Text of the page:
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WOMEN’S WEDNESDAY: meet committee member Aditi Reddy!

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This Wednesday Women in Engineering Society presents a new interview and this time we have talked to one of our committee members – Aditi Reddy! Aditi is a second-year Electronics and Communications Engineering student at the University of Sheffield and she is also a Vice-President for two societies – Women in Engineering and EEE for the 2019-20 year. Aditi gives us an insight into what it is like to be involved in two different societies and why did she choose to go into engineering so keep reading to find out!

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How is your experience so far?

I became a part of the committee as the first-year representative for both the societies in my first year at the university.  I enjoyed my roles so much that I wanted to take up bigger responsibilities in my second year and now I am the Vice-President of both the societies.

The experience of taking an important role in 2 societies is extremely rewarding and challenging at the same time. I am meeting a lot of inspiring people and it is an amazing opportunity to surround yourself with a lot of motivation.  The network of friends and mentors I have built because of my roles constantly pushes me not just towards being a good engineer, but also towards becoming the best version of myself.

My roles have helped me develop my soft skills and taught me the value of working for something that is much bigger than myself. I have also seen how genuine efforts can make a positive impact on people around me and fulfil the goals of the societies.

What challenges have you faced so far and how did you overcome them?

It has been extremely challenging to balance my responsibilities with my coursework. Some weeks are extremely busy while others aren’t hence it is very important for me to plan my days ahead and stick to my schedule no matter what.  Planning has helped me manage time efficiently and never miss deadlines.

It is very important to remember that my roles are an addition to my degree, not a replacement.

Another thing that I initially found challenging was to do the same role in two societies. It is very easy to assume that if I do the exact same thing in two places, but the reality is that performing the same role in two places leads to two completely different experiences.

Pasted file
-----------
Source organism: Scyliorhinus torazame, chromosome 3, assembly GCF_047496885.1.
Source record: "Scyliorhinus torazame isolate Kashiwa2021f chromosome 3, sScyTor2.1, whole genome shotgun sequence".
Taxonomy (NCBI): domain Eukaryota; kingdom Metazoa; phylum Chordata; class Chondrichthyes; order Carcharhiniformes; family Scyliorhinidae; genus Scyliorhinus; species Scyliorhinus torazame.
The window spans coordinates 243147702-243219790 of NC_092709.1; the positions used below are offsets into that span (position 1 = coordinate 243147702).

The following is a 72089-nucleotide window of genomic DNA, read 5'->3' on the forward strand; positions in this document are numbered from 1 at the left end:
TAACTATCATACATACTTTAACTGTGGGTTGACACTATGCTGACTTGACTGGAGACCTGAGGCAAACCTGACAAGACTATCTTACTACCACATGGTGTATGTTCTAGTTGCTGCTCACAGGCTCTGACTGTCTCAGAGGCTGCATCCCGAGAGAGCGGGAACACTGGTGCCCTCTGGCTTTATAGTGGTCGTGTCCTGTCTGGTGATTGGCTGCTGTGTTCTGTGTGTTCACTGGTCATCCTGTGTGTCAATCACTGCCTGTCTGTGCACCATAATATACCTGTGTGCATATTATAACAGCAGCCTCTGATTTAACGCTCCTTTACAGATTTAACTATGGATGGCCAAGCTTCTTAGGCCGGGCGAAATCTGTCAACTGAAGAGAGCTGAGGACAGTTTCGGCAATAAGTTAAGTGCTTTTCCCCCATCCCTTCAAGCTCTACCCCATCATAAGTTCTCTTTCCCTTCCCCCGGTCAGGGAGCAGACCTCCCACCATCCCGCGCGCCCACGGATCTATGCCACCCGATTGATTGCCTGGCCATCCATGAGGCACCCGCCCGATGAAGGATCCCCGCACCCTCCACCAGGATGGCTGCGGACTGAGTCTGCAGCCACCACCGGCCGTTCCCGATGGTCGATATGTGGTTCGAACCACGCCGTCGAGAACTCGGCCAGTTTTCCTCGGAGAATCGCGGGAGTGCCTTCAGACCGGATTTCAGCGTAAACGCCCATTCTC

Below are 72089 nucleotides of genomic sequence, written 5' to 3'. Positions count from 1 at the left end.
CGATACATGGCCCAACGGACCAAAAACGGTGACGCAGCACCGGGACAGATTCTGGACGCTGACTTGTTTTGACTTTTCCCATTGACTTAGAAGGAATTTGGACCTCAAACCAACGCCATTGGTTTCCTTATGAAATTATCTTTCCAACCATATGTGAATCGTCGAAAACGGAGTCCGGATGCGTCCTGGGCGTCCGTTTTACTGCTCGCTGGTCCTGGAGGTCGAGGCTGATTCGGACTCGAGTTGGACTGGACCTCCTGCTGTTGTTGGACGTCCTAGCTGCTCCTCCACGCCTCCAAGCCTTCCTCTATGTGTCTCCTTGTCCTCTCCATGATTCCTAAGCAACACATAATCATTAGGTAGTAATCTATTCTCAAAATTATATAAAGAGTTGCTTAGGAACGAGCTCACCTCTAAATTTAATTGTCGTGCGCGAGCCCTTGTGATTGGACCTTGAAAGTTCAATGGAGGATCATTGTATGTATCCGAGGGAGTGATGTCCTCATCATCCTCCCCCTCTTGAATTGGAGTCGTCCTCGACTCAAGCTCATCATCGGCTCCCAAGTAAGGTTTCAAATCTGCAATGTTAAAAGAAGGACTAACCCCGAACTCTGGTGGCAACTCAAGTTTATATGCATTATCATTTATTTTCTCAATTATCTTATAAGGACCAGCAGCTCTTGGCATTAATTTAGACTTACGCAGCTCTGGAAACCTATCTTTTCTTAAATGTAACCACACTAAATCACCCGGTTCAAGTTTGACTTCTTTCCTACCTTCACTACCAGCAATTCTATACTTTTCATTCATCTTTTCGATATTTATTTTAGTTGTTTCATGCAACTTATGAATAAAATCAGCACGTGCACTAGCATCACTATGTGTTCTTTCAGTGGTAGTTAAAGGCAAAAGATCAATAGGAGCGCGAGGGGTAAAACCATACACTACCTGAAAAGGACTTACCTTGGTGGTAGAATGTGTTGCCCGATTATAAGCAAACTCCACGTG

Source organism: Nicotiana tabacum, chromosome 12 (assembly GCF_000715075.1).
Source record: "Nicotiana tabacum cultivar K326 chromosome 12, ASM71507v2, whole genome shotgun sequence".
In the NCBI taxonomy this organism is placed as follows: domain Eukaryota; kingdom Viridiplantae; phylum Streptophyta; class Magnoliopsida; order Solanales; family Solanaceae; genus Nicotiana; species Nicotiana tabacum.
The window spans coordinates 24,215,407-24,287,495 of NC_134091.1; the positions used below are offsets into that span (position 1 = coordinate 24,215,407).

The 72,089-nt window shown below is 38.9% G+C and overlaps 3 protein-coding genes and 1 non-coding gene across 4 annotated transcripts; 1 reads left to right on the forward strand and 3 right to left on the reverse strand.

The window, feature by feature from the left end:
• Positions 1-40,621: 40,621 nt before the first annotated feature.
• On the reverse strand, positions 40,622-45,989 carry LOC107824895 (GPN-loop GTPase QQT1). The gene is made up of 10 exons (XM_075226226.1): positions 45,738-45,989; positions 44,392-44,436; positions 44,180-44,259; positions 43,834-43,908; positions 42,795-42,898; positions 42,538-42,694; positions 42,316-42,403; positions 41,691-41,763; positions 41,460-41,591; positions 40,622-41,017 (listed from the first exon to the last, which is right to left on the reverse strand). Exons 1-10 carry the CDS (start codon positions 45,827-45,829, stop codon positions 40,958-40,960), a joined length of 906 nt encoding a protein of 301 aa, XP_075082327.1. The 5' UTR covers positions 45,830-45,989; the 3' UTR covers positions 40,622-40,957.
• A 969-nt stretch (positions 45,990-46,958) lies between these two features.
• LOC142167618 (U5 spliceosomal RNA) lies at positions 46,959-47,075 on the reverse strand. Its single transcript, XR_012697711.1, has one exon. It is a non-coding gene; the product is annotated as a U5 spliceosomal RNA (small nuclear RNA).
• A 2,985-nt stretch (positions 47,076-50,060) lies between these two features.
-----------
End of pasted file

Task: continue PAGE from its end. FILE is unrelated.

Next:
The objectives, structure and functioning of both societies is completely different and I am working with a different set of people altogether, which means I need to take different approaches while performing my roles. But all the effort is worth it when I see the positive impact our societies make on the students and the university.

How did you get into STEM? Who inspired you to get into it?

Whenever I thought of a career, I wanted to do something that makes this world a better place and adds value to it and I believe that an engineer’s work has the power to change the economy and environment in any direction.

I also wanted to get into a field that challenges me frequently and encourages me to push my limits.

After I finished high school, I knew that I loved maths and I wanted to do a course that involves maths and teaches me about the modern electronic devices, so I decided to study electronics and communication engineering.

My family and teachers have always been a constant source of support and inspiration for me to pursue engineering. I wish to use my knowledge and skills to inspire the next generation of women to pursue engineering without any fears or preconceived notions.

What would you say to inspire young girls in order to get them into STEM studies?

You don’t always have to know everything, but when you don’t know something don’t be afraid to reach out and ask questions about it. Before choosing a career path research it well and don’t let the societies notions of any field effect your choices.

Don’t be afraid to put yourself out there. Once you overcome your fears the rewards will be endless.

Also, say yes to every opportunity that adds to your knowledge or skills.

Most importantly if your intuition says something is right there is a high chance that it is actually right!

 Thank you, Aditi, and good luck in the future!

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